Monday, April 12, 2010

Lifestyle comparison

Public Transport: Cost of going to CBD from about 13km away.
Sydney: About AUD5-6 round trip, connecting bus services without discount and paying full fare, charging by section. Train stations & bus stations as rundown as in Kuala Lumpur.
Singapore: About SGD2-3 round trip, connecting bus services at a discount with the same ezlink system. Everything is new or newly renovated.

Car: Cost of owning a small/mid-sized sedan.
Sydney: AUD15k-25k driveaway. Octane 91 petrol is around AUD1.3/litre in Wednesday/Thursday. Garage parking at night is usually free at home. Roadtax around AUD500-600/annum. Toll is everywhere.
Singapore: SGD70-90k, and growing recently due to COE out-of-controlled. Season parking around SGD90/month in HDB covered carpark. Octane 95 petrol is around SGD1.8. Roadtax around SGD700/annum. ERP is everywhere.

Driving: When a turning signal is switched on.
Sydney: The car behind will slow down and wait for your turn to enter the lane, speed limit is 110km/h max in freeway, generally driving between +-5km/h of speed limit. It's illegal to pass a bus with a turning signal on.
Singapore: The car behind will accelerate faster passing you, though speed limit is 90km/h max in highway. Bus driver is surprised if a driver behind is giving way to them. Generally driving at speed limit, but much more than 110km/h when a Singapore car driving in Malaysia highway.

Sydney: Apartment cost around AUD400-500k, with management cost of few hundreds per quarter paying to body corporate. House in decent suburbs are around AUD600-700k, about 50km away from CBD. Rental is around AUD400-500/week, usually unfurnished.
Singapore: HDB apartments cost around SGD300k-500k, where 70% of Singaporean stay, maintenance around SGD50-90/month. Condominums cost SGD600k-2million. Free-standing house is unaffordable to most. HDB rental is around SGD2000/month, condo rented at >SGD3000, usually fully furnished. Malaysian staying at terrace/detached house of RM200k-400k across the causeway.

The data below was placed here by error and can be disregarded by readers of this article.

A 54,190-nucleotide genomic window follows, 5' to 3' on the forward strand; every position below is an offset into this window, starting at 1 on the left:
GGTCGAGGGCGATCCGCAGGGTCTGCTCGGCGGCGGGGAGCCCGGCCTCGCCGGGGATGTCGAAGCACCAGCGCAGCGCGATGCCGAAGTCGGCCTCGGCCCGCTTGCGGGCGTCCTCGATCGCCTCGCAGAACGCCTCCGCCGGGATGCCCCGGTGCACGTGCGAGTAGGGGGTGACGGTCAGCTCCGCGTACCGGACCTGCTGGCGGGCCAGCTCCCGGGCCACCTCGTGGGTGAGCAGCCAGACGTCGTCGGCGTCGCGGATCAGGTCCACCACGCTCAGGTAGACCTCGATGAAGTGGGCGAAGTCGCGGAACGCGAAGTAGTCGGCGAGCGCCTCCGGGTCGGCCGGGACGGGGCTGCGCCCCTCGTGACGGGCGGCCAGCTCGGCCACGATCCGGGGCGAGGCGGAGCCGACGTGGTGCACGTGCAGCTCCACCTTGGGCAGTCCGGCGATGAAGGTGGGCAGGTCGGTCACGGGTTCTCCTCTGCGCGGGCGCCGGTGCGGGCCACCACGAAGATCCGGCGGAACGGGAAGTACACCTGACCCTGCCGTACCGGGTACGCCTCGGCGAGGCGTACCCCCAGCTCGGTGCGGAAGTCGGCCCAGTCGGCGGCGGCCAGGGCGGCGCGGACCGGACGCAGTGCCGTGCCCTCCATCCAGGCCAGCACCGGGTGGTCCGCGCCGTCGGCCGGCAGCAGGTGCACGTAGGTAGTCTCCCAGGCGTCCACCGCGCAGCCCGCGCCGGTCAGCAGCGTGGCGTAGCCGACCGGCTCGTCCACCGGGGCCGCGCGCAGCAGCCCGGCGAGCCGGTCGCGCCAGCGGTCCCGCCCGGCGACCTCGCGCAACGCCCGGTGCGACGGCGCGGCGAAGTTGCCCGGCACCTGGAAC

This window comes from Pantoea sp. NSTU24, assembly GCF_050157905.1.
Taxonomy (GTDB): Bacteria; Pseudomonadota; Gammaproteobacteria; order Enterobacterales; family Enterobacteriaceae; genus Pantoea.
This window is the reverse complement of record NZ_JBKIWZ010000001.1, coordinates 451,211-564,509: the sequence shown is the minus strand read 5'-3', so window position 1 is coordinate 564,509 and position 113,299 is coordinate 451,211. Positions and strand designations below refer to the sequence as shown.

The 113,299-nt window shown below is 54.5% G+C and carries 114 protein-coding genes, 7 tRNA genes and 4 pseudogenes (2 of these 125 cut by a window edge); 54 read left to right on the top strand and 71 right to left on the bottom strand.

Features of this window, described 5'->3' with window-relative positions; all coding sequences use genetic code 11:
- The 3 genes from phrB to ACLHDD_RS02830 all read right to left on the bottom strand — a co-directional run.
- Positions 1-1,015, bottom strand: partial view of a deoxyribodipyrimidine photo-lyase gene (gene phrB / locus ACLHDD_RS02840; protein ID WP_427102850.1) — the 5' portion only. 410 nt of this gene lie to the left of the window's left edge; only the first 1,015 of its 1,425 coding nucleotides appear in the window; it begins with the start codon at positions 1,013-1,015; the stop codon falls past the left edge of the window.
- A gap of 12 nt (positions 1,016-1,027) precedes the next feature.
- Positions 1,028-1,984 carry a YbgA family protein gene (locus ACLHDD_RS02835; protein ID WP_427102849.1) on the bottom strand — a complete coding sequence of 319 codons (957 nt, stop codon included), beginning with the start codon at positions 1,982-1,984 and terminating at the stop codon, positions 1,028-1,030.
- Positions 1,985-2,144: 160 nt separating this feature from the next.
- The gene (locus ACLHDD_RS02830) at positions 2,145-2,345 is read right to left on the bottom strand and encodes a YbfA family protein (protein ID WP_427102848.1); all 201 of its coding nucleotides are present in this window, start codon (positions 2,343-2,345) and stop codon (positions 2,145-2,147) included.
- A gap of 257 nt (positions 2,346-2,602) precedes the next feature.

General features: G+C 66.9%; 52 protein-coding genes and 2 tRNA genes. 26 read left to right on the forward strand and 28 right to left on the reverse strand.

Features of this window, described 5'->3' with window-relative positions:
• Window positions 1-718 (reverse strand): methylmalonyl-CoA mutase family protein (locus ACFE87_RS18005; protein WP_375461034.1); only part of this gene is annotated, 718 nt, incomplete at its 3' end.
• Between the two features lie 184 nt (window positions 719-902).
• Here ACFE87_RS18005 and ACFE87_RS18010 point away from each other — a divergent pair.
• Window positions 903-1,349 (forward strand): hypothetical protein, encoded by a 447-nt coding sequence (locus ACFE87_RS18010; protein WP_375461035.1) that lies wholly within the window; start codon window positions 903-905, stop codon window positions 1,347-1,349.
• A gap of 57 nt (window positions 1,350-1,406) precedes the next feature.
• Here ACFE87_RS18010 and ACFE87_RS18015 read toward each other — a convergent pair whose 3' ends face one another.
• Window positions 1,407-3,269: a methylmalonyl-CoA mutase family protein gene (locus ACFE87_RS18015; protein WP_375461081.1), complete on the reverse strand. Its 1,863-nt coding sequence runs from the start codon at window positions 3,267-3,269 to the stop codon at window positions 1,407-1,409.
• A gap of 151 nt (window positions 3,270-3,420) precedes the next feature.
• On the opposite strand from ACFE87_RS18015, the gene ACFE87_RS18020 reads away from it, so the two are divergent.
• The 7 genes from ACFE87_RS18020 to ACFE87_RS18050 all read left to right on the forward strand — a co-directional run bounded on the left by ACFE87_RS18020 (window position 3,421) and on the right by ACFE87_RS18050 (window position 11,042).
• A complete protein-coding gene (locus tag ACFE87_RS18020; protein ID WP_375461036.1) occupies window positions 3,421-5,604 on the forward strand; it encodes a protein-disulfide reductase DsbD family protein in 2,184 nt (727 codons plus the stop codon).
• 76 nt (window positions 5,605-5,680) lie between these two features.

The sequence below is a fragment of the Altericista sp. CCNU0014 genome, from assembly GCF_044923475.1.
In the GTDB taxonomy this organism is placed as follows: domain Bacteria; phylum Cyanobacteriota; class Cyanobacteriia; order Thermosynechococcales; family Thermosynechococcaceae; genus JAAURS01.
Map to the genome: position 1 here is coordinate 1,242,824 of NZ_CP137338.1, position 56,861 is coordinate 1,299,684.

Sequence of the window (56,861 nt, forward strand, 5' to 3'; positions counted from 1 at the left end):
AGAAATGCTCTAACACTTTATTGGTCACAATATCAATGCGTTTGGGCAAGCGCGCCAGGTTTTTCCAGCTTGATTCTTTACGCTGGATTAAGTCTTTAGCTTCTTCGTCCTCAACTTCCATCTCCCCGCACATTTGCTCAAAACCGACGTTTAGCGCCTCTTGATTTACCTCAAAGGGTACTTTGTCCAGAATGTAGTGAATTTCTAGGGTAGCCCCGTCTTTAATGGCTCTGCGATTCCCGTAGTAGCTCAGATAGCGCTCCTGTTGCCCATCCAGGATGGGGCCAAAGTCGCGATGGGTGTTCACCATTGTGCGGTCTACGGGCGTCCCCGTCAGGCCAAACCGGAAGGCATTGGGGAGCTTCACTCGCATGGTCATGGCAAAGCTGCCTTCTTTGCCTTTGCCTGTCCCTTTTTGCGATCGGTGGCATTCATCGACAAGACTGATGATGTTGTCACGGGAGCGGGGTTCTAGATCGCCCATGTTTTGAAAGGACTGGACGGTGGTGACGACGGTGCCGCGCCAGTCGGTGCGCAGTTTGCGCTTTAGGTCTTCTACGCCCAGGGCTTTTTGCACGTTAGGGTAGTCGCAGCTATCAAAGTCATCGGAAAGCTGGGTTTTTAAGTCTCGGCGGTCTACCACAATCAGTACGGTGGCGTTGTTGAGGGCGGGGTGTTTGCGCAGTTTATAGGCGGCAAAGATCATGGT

Malaysia: Not safe.
Sydney: Not as safe as Singapore, but generally quite at night in residential suburbs.
Singapore: Safe, but people would not generally get to sleep until 12am in HDBs.

Sydney: Boring but healthy. Cereal for breakfast, sandwich for lunch, simple home-cooked for dinner. Best and fresh ingredients available. Pork & chicken, veges & fruits prices are comparable or lower to Singapore in Chinese shops. Seafood is expensive. Everyone knows how to cook as it's expensive eating outside. Takeway fried noodle cost AUD10/serve. Poor people with no time to cook eat instant noodle everyday.
Singapore. Interesting but unhealthy. 1000++ options for breakfast, 1000++ takeaways for lunch, 1000++ takeaways for dinner. No one cook at home except dedicated housewives. Takeway fried noodle cost SGD2-3/serve. Poor & busy people still get to enjoy the most delicious foodcourt food.